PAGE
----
Categories: Devotionals, Lent

Palm/Passion Sunday, Mar. 28

Let our voices shout out 

Learn to do good; seek justice, rescue the oppressed, defend the orphan, plead for the widow. — Isaiah 1:17

“Blessed is the king who comes in the name of the Lord! Peace in heaven, and glory in the highest heaven!” Some of the Pharisees in the crowd said to him, “Teacher, order your disciples to stop.” He answered, “I tell you, if these were silent, the stones would shout out.”— Luke 19:38–40

As Christians, we have a biblical mandate to seek justice by speaking out against systems of oppression that exploit, dehumanize and abuse people. Just as Jesus spoke against corruption in society, so must we. But what does this call look like when it interferes with our understanding of peace? Those who greeted Jesus as he rode into Jerusalem on a humble donkey, not a powerful warhorse that Roman soldiers rode on, misunderstood the peace God was seeking to bring into the world.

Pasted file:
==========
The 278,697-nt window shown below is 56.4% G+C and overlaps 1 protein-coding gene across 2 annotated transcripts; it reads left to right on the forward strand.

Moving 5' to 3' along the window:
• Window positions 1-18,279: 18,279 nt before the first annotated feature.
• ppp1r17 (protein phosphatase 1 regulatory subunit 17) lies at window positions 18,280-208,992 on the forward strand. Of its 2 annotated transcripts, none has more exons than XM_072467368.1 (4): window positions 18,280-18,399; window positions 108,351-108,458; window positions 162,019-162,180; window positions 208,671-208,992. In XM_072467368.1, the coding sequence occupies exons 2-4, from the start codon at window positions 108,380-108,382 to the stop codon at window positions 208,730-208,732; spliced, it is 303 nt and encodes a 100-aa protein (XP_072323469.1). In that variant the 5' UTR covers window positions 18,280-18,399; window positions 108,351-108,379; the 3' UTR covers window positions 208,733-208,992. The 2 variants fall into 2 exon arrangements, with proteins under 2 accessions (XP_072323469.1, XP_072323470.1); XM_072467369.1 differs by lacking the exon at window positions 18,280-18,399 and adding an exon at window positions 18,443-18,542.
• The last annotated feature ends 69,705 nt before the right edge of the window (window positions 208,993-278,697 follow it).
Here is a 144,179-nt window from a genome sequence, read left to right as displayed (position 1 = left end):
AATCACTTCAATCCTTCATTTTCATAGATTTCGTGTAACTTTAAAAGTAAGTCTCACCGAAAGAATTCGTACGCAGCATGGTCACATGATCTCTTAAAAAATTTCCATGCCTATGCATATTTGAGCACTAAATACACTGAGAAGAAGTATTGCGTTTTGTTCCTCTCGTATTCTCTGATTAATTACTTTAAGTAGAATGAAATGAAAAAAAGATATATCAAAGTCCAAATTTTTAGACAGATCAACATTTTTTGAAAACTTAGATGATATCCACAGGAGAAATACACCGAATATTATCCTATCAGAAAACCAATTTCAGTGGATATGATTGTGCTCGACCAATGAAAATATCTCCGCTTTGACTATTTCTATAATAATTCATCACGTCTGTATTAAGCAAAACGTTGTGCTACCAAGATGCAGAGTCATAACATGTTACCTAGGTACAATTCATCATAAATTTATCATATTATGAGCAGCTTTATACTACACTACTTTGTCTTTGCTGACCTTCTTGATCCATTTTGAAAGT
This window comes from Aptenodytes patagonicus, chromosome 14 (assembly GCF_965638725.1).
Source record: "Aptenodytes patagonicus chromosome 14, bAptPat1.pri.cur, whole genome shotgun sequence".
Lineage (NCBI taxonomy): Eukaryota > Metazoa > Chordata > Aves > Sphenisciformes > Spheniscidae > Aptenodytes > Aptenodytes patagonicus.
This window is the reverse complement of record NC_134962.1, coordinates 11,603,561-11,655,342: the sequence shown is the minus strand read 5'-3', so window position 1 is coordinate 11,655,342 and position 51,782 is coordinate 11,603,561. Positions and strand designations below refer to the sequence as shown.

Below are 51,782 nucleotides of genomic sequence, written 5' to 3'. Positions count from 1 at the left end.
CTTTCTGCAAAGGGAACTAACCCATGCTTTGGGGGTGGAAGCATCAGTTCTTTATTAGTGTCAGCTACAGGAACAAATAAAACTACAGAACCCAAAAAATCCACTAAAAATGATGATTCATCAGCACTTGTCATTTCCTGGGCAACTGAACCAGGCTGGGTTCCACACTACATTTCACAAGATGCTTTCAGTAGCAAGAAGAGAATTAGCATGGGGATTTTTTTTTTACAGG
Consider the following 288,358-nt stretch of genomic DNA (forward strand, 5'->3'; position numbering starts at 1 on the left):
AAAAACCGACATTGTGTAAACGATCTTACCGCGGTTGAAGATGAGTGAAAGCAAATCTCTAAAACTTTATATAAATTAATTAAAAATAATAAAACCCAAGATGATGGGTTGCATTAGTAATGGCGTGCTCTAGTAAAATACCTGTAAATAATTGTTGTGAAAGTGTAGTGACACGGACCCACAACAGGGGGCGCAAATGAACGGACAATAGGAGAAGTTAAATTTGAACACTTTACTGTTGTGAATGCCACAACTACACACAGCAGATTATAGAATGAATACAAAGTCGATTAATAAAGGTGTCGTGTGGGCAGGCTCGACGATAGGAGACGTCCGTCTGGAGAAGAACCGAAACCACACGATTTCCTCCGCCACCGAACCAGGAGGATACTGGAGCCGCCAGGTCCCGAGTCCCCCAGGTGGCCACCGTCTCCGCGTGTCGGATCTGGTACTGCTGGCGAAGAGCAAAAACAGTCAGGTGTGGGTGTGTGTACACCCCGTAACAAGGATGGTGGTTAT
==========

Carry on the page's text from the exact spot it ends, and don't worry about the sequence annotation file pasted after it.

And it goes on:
Society has taught us that peace is the absence of conflict. Merriam-Webster’s Dictionary defines societal peace as “a state of tranquility or quiet such as freedom from civil disturbance.” Unfortunately, this understanding of peace does not consider the inequities of society that call for us to speak up, not to remain silent so that the proverbial boat will not be rocked. The Pharisees wanted silence from the people. They wanted silence from Jesus. But peace doesn’t come from staying silent. Staying silent only perpetuates a system that maintains the tranquility of the privileged. Is that really peace?

As we begin Holy Week, we must ponder two questions: Can there be peace in the world with no justice? And will it be our voices crying out or will the stones have to shout for us? 

Lord, guide us this Holy Week on our journey for justice. Help us understand the true meaning of peace. Strengthen our voices so that we continue speaking up for what is right. In Christ’s name, we pray. Amen.

Shalom: The Way to Reconciliation
Written by Ivy Lopedito, Christian Brooks and Donna Frischknecht Jackson